When I heard that Leigh Bardugo was coming out with an adult novel, the speed with which I pre-ordered Ninth House could not be measured by any mortal instrument. I don’t want to spend my review summarizing what happens in the book, so please click here to read the synopsis.
This book was amazing from start to finish, but I did not devour it quickly. Some spots were so disturbing that I needed a few days to process what I had read. Also it would probably be a good idea to not make this bedtime reading if you value dreams over nightmares.
Ninth House is for desperate women who just need a leg up. It’s for women who constantly get eaten up by and then spit back out into the world. Ever felt like an imposter? Oh man this book will speak to you as well. Have you been wronged by someone, especially physically, and wanted to exact revenge? *tents fingers* Excellent.
The underlying theme throughout this book is that desperate women are constantly used, abused, and put away wet. They are seen as a means to an end, and that the ends justify the means, even if it means the death of girl after girl. Perhaps what I appreciated more than anything is that Bardugo not only illustrates the usual male involvement in this abuse, but also sheds light on how women hurt each other to get ahead too.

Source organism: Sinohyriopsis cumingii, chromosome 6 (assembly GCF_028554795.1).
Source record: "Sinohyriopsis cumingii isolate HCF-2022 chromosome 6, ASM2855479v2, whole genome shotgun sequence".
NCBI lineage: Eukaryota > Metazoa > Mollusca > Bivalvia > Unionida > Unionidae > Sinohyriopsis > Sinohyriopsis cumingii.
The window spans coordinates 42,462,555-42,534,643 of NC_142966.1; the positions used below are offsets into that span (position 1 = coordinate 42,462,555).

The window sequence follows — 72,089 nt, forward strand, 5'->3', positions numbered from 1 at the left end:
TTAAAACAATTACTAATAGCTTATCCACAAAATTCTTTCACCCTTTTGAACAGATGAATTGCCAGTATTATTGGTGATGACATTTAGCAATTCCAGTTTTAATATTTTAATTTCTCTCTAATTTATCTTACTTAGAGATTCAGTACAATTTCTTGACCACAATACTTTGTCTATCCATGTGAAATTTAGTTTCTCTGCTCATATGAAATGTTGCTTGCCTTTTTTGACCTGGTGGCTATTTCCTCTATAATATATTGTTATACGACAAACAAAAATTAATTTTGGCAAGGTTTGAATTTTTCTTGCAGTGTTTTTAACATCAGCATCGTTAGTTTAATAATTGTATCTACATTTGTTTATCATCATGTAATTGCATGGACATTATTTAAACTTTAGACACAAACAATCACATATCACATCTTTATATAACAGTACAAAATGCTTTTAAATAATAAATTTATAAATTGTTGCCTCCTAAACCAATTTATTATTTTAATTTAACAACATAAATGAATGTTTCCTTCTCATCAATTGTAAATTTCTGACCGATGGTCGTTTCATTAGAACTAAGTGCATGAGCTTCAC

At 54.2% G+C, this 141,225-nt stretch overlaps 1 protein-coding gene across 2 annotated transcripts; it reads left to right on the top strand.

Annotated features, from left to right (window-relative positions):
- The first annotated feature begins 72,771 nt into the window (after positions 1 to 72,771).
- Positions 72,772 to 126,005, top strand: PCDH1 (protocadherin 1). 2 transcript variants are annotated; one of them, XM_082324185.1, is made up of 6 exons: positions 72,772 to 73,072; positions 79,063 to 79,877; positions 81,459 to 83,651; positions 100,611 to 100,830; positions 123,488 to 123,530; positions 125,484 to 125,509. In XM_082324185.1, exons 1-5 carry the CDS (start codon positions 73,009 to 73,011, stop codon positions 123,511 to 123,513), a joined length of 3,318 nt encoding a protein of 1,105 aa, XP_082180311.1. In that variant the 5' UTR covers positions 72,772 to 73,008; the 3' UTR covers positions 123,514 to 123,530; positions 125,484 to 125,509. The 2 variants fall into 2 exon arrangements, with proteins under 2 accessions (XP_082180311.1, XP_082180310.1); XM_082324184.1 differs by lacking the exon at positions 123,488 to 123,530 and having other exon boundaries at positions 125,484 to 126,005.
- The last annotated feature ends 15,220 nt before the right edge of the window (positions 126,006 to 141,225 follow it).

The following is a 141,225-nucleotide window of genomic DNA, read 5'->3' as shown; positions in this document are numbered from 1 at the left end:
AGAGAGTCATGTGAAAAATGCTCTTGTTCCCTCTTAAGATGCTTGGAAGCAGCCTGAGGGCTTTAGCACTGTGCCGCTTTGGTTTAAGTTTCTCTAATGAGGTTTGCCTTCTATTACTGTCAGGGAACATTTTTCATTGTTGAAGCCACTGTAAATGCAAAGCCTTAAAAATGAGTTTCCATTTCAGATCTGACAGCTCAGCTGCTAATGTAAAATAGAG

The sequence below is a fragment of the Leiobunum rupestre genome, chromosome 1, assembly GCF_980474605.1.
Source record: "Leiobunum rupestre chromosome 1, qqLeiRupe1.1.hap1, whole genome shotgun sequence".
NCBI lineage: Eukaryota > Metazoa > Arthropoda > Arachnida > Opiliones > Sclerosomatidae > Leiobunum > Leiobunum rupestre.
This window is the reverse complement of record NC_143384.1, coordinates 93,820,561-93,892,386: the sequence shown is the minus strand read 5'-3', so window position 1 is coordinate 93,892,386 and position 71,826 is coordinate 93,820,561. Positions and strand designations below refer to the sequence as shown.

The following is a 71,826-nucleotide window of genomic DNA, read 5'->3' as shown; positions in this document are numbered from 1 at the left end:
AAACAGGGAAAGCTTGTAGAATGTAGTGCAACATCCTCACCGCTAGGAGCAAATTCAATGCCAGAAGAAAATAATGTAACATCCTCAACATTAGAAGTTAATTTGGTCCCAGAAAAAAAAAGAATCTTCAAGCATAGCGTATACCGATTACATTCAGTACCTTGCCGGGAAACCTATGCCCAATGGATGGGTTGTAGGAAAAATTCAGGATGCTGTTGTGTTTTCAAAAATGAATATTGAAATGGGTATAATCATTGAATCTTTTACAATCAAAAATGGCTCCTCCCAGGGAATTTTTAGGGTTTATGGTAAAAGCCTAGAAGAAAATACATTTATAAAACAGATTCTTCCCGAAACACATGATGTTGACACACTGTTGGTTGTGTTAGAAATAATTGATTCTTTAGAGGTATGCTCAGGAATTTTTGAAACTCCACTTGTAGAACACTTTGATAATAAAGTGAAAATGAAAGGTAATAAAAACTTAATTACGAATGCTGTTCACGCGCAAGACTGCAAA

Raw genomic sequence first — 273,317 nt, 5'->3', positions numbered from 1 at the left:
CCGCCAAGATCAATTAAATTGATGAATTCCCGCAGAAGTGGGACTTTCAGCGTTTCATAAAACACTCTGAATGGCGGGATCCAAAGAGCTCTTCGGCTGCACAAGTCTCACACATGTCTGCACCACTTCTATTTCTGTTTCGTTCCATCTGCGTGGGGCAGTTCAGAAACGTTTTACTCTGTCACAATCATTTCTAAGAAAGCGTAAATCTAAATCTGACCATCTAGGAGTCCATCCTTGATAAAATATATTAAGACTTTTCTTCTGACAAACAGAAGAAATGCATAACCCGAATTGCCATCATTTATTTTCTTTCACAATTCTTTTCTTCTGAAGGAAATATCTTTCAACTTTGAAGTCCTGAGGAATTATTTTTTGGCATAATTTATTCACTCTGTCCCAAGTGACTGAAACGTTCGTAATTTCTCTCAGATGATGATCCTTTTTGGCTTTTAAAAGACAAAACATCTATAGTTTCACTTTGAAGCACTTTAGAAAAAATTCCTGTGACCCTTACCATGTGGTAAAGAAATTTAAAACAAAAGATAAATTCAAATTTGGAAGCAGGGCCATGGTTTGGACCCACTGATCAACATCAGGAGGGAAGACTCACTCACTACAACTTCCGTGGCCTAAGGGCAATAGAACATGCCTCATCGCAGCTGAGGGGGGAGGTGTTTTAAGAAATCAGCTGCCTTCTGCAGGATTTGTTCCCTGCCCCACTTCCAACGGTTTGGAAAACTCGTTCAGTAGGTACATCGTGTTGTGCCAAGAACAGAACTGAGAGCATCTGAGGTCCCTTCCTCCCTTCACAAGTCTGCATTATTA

Alex is in a world where she doesn’t belong, for reasons that benefit anyone but herself, and yet she tries to earn her place there. For anyone who has found themselves someplace where everyone around them knows they don’t belong, reading the first third or so of this book will put that sharp taste of hope and desperation in your mouth – the thrill of simultaneously having an unimaginable opportunity and needing to prove you deserve it.
When things go terribly wrong only Alex embracing all of the events that have made her who she is allows her to push forward to find justice for her friends and to claim the title of a daughter of Lethe, a defender of the normal against the winds of magic, a knight in shining armor. Even if that armor is tattooed on her body in whorls, wheels, and snakes. She becomes the walking embodiment of the old saying that whatever doesn’t kill you makes you stronger…and dangerous.
As I always do when I finish a Bardugo book, I can only sing in my clearest Ariel voice:
Please my darling Leigh, I know you’re busy with the Netflix series Shadow and Bone but I’m gonna need the next Nikolai book and the next Galaxy Stern novel stat.
Stat means now. Please.